Science internship introduces high schoolers to research

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Whether they are traveling all over the world or are at home studying for the August SATs, Harker students do a variety of different activities over the duration of summer vacation. For sixteen high schoolers in particular, their break was spent at the Summer Internship Program (SIP), an eight-week long research internship opportunity at the University of California, Santa Cruz (UCSC).

Based in a professional laboratory setting, SIP matches each intern with a mentor from the university who is currently working on a project that aligns with that student’s interests. With topics ranging from astrophysics to biology, the different fields allow high schoolers to pursue their passion for STEM and gain hands-on experience with tackling real-world research problems.

Dr. Raja GuhaThakurta, director of SIP and UCSC astronomy professor, believes that this is a summer program that provides high school students with the opportunity to not only learn about critical thinking in the context of open-ended research but also about sharing the outcomes of one’s project in a formal presentation.

“At the end of the summer, we ask [students] to step back from where they’ve reached [in their research] and explain [their project] to an audience who is not on their level of understanding,” GuhaThakurta said. “That’s a very difficult thing to do with something highly technical that you’re completely embedded in — it takes a tremendous degree of sophistication and communication.”

For junior Allison John, her project “Braingineers” gave her the chance to learn about these important skills through the process of designing small microscopes that monitor the growth of groups of stem cells and using computer vision to implement image analysis techniques.

“I was very excited to contribute to something that so many people had put so much effort into,” Allison said. “[This experience] taught me to keep trying things when it wasn’t working and to keep pushing and persevering instead of just giving up.”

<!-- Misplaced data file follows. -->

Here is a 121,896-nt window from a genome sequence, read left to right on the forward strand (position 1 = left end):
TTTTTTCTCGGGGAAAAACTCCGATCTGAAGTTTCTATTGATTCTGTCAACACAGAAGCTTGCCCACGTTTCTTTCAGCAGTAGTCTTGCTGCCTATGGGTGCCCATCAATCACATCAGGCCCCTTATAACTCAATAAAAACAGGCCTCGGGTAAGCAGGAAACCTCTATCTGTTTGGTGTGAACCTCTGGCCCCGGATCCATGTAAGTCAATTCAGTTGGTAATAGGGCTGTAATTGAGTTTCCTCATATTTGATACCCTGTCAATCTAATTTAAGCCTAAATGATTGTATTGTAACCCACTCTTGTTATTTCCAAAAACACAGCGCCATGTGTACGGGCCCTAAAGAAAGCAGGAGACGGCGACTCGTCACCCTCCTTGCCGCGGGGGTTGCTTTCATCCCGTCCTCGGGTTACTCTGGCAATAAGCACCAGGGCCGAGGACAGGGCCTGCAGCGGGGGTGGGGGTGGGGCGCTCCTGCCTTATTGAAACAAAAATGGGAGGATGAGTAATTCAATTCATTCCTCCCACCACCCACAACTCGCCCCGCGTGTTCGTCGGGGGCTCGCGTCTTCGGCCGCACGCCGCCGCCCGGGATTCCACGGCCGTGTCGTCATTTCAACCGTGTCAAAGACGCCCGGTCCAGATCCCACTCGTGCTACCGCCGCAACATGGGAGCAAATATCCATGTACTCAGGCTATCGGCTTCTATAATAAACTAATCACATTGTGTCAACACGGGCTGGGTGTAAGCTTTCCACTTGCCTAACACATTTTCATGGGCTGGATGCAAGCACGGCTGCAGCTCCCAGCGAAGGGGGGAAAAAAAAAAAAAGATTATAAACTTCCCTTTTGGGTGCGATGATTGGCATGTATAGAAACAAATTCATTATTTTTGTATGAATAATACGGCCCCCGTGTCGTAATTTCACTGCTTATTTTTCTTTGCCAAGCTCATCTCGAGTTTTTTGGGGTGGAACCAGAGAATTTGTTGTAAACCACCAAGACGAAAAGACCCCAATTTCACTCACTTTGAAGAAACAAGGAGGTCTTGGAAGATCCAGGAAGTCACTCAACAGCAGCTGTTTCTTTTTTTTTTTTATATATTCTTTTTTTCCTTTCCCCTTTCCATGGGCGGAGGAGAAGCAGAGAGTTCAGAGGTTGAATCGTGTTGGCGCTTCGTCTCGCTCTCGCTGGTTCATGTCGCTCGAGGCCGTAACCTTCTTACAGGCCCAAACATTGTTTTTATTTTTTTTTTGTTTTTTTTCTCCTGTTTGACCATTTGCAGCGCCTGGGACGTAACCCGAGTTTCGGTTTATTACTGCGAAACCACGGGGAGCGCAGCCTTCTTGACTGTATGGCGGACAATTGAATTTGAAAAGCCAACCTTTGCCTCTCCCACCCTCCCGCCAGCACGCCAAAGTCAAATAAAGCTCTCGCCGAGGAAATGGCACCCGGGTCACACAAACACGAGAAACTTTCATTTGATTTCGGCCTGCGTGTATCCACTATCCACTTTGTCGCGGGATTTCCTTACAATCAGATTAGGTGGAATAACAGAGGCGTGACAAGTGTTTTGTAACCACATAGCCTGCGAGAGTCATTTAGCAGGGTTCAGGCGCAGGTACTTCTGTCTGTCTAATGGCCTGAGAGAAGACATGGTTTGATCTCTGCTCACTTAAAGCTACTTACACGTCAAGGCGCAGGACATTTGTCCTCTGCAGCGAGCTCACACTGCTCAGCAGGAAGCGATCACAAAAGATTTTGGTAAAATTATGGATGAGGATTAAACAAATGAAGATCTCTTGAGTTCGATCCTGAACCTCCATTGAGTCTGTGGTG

Also providing students with the option of living in the dorms at UCSC, SIP resembles a college atmosphere, where at the end of a work day, interns can enjoy spending time with their peers outside of the lab.

“I stayed in the dorms for a week, where I got to interact with some other SIP interns,” sophomore Alice Feng said. “Everyone had their own project, and we were all excited and interested in each other’s projects to get a better view of the [research] that is happening at the university.”

SIP began when upper school science department chair Anita Chetty sent three Harker high schoolers to UCSC in the summer of 2009 to do research under the mentorship of GuhaThakurta. Initially an opportunity for a couple students to gain laboratory experience, it gradually became a program for teenagers all over the country to immerse themselves in a unique research project for the entire summer.

Provided by Teresa Cai
Teresa Cai (10) conducts a chemistry experiment under a fume hood at UCSC. Sixteen Harker students participated in the Summer Internship Program.

“It didn’t have a name — it wasn’t called SIP, and we didn’t even think it was a program. It was just a little experiment that Ms. Chetty and I were trying,” GuhaThakurta said. “We decided to try again next year, and there were 15 students. It kept growing like that: in the following year it was 29, then 43, 51, 68, 104, 142, 157, 165 and now 180.”

While SIP itself may have expanded in size over the last decade, one thing that hasn’t changed is the program’s objective to give students the chance to thoroughly explore a niche research topic that they are interested in and can continue pursuing in the future. Bryan Wang (12), along with his partner Rishi Dange (12), participated in the program for the second year in a row this year so that they could continue working in the same lab and further investigating their research project.

“I think all interns leave with a much better understanding of the actual research process and gain experience delving deep into a topic, which is more valuable and more significant than the actual content matter,” Bryan said. “Leaving SIP, I’ve learned how to look into problems and think about them holistically, outside of a purely academic setting.”

GuhaThakurta expresses this same sentiment, asserting that research provides high schoolers with opportunities that cannot be found in an average class curriculum.

“The world is filled with problems that need to be solved and haven’t yet been solved. If you’re only solving problems that others have already solved, we’re not doing our students any great favor because that’s not how the real world operates,” GuhaThakurta said. “I’m not saying that [research] is going to be easy, but it’s never good for human beings to not be challenged. If we’re in our comfort zone all the time, we’re never going to grow.”